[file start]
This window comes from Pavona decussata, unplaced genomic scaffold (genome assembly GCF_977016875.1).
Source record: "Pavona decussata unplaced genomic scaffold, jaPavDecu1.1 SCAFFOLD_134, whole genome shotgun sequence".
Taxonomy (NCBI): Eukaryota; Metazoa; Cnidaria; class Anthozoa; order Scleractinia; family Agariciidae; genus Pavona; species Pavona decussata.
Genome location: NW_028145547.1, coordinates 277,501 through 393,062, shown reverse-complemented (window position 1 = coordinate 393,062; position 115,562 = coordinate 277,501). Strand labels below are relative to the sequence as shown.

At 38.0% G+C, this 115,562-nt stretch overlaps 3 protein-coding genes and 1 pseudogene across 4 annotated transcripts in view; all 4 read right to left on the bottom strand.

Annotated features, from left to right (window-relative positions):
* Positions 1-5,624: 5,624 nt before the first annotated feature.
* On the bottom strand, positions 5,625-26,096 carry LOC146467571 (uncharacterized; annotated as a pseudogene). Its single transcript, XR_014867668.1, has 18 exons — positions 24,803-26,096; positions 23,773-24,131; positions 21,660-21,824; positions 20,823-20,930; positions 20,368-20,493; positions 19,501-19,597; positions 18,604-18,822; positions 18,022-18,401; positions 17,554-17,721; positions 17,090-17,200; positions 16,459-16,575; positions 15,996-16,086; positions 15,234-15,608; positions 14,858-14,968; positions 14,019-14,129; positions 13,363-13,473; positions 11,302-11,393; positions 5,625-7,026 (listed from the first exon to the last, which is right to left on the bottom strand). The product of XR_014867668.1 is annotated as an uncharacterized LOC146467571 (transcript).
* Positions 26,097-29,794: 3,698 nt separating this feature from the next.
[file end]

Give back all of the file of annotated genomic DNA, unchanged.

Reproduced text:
This window comes from Pavona decussata, unplaced genomic scaffold (genome assembly GCF_977016875.1).
Source record: "Pavona decussata unplaced genomic scaffold, jaPavDecu1.1 SCAFFOLD_134, whole genome shotgun sequence".
Taxonomy (NCBI): Eukaryota; Metazoa; Cnidaria; class Anthozoa; order Scleractinia; family Agariciidae; genus Pavona; species Pavona decussata.
Genome location: NW_028145547.1, coordinates 277,501 through 393,062, shown reverse-complemented (window position 1 = coordinate 393,062; position 115,562 = coordinate 277,501). Strand labels below are relative to the sequence as shown.

At 38.0% G+C, this 115,562-nt stretch overlaps 3 protein-coding genes and 1 pseudogene across 4 annotated transcripts in view; all 4 read right to left on the bottom strand.

Annotated features, from left to right (window-relative positions):
* Positions 1-5,624: 5,624 nt before the first annotated feature.
* On the bottom strand, positions 5,625-26,096 carry LOC146467571 (uncharacterized; annotated as a pseudogene). Its single transcript, XR_014867668.1, has 18 exons — positions 24,803-26,096; positions 23,773-24,131; positions 21,660-21,824; positions 20,823-20,930; positions 20,368-20,493; positions 19,501-19,597; positions 18,604-18,822; positions 18,022-18,401; positions 17,554-17,721; positions 17,090-17,200; positions 16,459-16,575; positions 15,996-16,086; positions 15,234-15,608; positions 14,858-14,968; positions 14,019-14,129; positions 13,363-13,473; positions 11,302-11,393; positions 5,625-7,026 (listed from the first exon to the last, which is right to left on the bottom strand). The product of XR_014867668.1 is annotated as an uncharacterized LOC146467571 (transcript).
* Positions 26,097-29,794: 3,698 nt separating this feature from the next.